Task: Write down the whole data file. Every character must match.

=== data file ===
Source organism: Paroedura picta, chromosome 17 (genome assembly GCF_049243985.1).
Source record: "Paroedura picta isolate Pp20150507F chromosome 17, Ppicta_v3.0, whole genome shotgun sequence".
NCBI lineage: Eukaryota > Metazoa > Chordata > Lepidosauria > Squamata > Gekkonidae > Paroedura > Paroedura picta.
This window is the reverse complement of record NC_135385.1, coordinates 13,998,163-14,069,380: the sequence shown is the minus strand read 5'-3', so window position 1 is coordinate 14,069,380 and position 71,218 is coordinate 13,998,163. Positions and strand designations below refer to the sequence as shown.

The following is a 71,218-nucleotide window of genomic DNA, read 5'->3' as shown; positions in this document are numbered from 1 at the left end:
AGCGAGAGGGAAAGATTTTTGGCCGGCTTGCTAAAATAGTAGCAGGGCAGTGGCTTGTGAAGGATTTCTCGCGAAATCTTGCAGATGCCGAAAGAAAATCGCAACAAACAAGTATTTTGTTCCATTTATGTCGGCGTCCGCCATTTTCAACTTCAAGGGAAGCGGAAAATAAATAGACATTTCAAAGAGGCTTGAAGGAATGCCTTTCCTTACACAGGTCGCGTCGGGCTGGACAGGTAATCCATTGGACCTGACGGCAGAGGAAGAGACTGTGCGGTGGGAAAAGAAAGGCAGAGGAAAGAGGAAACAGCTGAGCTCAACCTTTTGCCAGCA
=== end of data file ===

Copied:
Source organism: Paroedura picta, chromosome 17 (genome assembly GCF_049243985.1).
Source record: "Paroedura picta isolate Pp20150507F chromosome 17, Ppicta_v3.0, whole genome shotgun sequence".
NCBI lineage: Eukaryota > Metazoa > Chordata > Lepidosauria > Squamata > Gekkonidae > Paroedura > Paroedura picta.
This window is the reverse complement of record NC_135385.1, coordinates 13,998,163-14,069,380: the sequence shown is the minus strand read 5'-3', so window position 1 is coordinate 14,069,380 and position 71,218 is coordinate 13,998,163. Positions and strand designations below refer to the sequence as shown.

The following is a 71,218-nucleotide window of genomic DNA, read 5'->3' as shown; positions in this document are numbered from 1 at the left end:
AGCGAGAGGGAAAGATTTTTGGCCGGCTTGCTAAAATAGTAGCAGGGCAGTGGCTTGTGAAGGATTTCTCGCGAAATCTTGCAGATGCCGAAAGAAAATCGCAACAAACAAGTATTTTGTTCCATTTATGTCGGCGTCCGCCATTTTCAACTTCAAGGGAAGCGGAAAATAAATAGACATTTCAAAGAGGCTTGAAGGAATGCCTTTCCTTACACAGGTCGCGTCGGGCTGGACAGGTAATCCATTGGACCTGACGGCAGAGGAAGAGACTGTGCGGTGGGAAAAGAAAGGCAGAGGAAAGAGGAAACAGCTGAGCTCAACCTTTTGCCAGCA